They lived a month hostage.

Five Chadian, Senegalese, Franco-Ivorian and Cameroonian employees of Doctors Without Borders (MSF) have been released in Nigeria.

They had been kidnapped by armed men in northern Cameroon where jihadists are rampant.

Their kidnapping took place on the night of February 24 to 25 in Fotokol, Cameroon, near the Nigerian border, a region where the jihadist groups Boko Haram and Islamic State in West Africa (Iswap) regularly attack civilians and military.

The ex-hostages were "taken to a safe place", said the NGO in an email sent to AFP on Thursday, without revealing the circumstances of their release.

The “robbery gone wrong” hypothesis

“We are happy to find our colleagues safe and sound,” reacted Stephen Cornish, the director general of MSF.

The ex-hostages, a Franco-Ivorian, a Senegalese and a Chadian as well as two Cameroonian security guards, had been abducted by armed men who entered the MSF home.

“There is nothing to link this act to the attacks of Boko Haram.

We don't know if it was a simple theft gone wrong.

A safe has been opened,” a Cameroonian local government official, who requested anonymity, told AFP at the time of the kidnapping.


The Cameroonian authorities indiscriminately call the group of the same name from Nigeria Boko Haram or its dissident branch of Iswap, which has pledged allegiance to IS.

The town of Fotokol is near Lake Chad, a vast expanse of water and swamps that extends its shores into four countries: Chad, Niger, Cameroon and Nigeria.

Boko Haram and Iswap have set up their hideouts in some of the countless islets that dot the lake.

Jihadists regularly carry out attacks against soldiers and civilians in the four countries in this area.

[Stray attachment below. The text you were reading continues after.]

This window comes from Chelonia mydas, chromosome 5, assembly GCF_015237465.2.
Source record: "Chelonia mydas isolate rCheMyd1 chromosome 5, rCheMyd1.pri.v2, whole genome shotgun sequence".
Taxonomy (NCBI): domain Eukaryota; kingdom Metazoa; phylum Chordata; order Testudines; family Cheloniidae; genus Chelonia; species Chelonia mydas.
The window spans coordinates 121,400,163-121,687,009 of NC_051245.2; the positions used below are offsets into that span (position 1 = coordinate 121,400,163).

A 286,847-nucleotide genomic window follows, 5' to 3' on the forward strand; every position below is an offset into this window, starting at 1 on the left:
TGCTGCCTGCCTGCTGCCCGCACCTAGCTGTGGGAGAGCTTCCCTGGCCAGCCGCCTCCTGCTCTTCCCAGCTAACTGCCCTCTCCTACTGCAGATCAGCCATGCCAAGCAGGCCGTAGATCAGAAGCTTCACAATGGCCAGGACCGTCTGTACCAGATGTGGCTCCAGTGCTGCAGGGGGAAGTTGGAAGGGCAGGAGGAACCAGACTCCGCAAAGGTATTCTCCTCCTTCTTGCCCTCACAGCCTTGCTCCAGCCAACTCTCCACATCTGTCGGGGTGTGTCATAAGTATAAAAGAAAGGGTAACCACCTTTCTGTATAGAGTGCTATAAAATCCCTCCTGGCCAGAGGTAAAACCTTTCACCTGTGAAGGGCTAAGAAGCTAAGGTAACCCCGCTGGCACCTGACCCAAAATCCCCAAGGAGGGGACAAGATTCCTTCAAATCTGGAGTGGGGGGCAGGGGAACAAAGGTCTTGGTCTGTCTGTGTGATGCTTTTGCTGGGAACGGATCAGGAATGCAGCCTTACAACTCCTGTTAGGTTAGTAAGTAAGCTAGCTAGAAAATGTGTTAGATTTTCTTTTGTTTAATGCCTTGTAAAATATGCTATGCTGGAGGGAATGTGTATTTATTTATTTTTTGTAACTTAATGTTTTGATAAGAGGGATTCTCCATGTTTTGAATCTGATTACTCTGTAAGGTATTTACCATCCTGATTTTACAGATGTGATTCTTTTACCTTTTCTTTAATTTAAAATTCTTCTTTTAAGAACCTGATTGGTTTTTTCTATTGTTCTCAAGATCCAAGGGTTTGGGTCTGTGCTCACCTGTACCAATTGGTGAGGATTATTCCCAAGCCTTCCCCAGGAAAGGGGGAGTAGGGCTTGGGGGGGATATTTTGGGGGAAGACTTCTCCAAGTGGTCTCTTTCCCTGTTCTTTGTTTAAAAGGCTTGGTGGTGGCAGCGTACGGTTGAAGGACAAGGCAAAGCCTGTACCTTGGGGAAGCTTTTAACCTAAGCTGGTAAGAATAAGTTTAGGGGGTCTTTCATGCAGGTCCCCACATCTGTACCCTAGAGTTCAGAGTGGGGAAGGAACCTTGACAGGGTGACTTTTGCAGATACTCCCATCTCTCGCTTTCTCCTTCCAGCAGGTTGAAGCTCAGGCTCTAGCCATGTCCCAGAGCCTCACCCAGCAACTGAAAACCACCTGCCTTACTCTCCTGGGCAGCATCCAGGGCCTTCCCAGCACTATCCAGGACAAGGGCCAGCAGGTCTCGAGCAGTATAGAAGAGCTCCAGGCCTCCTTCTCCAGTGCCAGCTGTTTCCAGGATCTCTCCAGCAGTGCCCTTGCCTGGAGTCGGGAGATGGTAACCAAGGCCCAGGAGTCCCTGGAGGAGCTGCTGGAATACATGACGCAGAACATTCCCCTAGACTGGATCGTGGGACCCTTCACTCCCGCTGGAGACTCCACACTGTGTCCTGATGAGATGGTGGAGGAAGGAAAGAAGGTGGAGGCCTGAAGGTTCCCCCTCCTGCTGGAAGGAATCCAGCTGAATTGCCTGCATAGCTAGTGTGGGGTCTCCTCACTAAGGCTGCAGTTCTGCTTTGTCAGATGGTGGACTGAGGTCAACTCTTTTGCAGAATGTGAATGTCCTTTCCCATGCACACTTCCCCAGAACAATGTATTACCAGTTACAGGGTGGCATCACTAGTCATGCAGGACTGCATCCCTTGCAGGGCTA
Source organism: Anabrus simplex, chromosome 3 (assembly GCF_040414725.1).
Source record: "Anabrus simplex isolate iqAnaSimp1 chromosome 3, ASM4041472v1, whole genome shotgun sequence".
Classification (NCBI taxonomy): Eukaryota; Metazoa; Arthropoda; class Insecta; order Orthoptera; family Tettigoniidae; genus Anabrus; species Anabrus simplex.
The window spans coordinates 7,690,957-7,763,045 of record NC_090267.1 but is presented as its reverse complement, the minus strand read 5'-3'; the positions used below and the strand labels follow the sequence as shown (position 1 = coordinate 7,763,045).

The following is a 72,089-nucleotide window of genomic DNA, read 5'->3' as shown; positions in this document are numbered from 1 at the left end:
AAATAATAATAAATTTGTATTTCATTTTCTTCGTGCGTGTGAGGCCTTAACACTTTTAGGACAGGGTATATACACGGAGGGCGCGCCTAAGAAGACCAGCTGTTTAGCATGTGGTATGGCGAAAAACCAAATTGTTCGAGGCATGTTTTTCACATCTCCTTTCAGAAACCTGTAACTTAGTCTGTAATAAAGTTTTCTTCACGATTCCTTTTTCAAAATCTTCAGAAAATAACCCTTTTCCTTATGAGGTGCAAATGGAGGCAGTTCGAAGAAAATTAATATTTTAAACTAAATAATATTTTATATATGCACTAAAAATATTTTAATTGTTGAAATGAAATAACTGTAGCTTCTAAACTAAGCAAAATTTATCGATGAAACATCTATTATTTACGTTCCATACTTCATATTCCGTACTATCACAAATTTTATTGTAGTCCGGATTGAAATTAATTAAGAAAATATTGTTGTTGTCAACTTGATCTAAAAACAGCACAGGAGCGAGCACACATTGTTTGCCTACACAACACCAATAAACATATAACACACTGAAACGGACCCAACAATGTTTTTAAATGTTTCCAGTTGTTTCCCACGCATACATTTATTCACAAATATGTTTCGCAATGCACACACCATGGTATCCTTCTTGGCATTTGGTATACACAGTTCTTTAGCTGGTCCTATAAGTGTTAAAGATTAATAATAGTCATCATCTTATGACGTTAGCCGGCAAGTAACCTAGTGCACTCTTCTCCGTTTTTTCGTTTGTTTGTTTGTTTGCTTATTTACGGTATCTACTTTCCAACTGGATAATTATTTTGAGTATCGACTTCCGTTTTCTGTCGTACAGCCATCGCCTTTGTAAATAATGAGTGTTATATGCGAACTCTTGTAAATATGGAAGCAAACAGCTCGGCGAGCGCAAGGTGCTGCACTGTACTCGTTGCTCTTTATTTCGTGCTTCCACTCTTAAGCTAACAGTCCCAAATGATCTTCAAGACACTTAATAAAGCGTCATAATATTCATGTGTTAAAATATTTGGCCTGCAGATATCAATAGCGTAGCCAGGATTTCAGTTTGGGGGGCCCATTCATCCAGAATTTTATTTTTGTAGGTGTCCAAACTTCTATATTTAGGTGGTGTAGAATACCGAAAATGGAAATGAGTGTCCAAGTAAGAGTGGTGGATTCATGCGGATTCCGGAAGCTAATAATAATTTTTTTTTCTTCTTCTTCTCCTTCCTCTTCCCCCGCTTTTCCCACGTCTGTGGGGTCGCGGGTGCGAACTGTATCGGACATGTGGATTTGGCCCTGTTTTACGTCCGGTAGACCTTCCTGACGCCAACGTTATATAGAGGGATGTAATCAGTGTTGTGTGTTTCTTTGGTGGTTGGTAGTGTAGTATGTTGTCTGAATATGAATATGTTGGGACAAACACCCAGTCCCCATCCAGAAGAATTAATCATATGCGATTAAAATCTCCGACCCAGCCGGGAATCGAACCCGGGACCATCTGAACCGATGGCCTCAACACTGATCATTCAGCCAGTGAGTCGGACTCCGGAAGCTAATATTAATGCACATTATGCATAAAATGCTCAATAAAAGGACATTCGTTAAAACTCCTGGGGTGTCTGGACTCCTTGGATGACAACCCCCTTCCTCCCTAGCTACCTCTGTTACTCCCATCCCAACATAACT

They have multiplied in recent months, with armed groups taking advantage of their knowledge of this marshy terrain.

Iswap has consolidated its grip on these territories in recent months in the region after the death of Abubakar Shekau, the leader of Boko Haram, in fighting between the two rival groups.

3 million displaced

The Boko Haram insurgency emerged in 2009 in Nigeria before spreading to neighboring countries.

Since then, more than 36,000 people (mainly in Nigeria) have been killed, and 3 million have had to flee their homes, according to the UN.

Iswap, for its part, emerged in 2016 from a split in Boko Haram, which it blames in particular for the murder of Muslim civilians.

In September 2019, six Cameroonian soldiers were killed near Fotokol after the attack on a military post by Boko Haram.

In August 2021, at least 26 Chadian soldiers were killed in the Lake Chad region, near the border with Cameroon, by jihadists.


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  • World

  • Cameroon

  • Nigeria

  • MSF

  • Boko Haram

  • Jihadism

  • Hostage

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